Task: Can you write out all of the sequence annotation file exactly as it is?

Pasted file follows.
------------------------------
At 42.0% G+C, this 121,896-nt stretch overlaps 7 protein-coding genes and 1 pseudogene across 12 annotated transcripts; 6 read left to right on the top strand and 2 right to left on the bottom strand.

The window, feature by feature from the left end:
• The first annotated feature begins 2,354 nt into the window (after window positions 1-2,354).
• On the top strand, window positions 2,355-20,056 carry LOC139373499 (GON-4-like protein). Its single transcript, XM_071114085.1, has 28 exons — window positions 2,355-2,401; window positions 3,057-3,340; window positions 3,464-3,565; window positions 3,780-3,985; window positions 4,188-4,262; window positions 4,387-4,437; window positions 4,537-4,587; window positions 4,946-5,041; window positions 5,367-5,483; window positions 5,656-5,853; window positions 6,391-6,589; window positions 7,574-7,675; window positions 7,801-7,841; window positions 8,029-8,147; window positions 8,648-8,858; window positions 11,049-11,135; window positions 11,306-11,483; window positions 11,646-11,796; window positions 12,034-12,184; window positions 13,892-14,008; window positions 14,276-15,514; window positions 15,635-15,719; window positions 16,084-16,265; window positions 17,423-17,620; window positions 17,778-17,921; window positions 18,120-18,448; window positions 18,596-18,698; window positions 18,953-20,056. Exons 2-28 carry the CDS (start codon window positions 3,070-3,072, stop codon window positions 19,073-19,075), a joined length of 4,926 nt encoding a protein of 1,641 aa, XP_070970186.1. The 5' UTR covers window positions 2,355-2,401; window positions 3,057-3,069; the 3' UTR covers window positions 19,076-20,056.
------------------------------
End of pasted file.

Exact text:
At 42.0% G+C, this 121,896-nt stretch overlaps 7 protein-coding genes and 1 pseudogene across 12 annotated transcripts; 6 read left to right on the top strand and 2 right to left on the bottom strand.

The window, feature by feature from the left end:
• The first annotated feature begins 2,354 nt into the window (after window positions 1-2,354).
• On the top strand, window positions 2,355-20,056 carry LOC139373499 (GON-4-like protein). Its single transcript, XM_071114085.1, has 28 exons — window positions 2,355-2,401; window positions 3,057-3,340; window positions 3,464-3,565; window positions 3,780-3,985; window positions 4,188-4,262; window positions 4,387-4,437; window positions 4,537-4,587; window positions 4,946-5,041; window positions 5,367-5,483; window positions 5,656-5,853; window positions 6,391-6,589; window positions 7,574-7,675; window positions 7,801-7,841; window positions 8,029-8,147; window positions 8,648-8,858; window positions 11,049-11,135; window positions 11,306-11,483; window positions 11,646-11,796; window positions 12,034-12,184; window positions 13,892-14,008; window positions 14,276-15,514; window positions 15,635-15,719; window positions 16,084-16,265; window positions 17,423-17,620; window positions 17,778-17,921; window positions 18,120-18,448; window positions 18,596-18,698; window positions 18,953-20,056. Exons 2-28 carry the CDS (start codon window positions 3,070-3,072, stop codon window positions 19,073-19,075), a joined length of 4,926 nt encoding a protein of 1,641 aa, XP_070970186.1. The 5' UTR covers window positions 2,355-2,401; window positions 3,057-3,069; the 3' UTR covers window positions 19,076-20,056.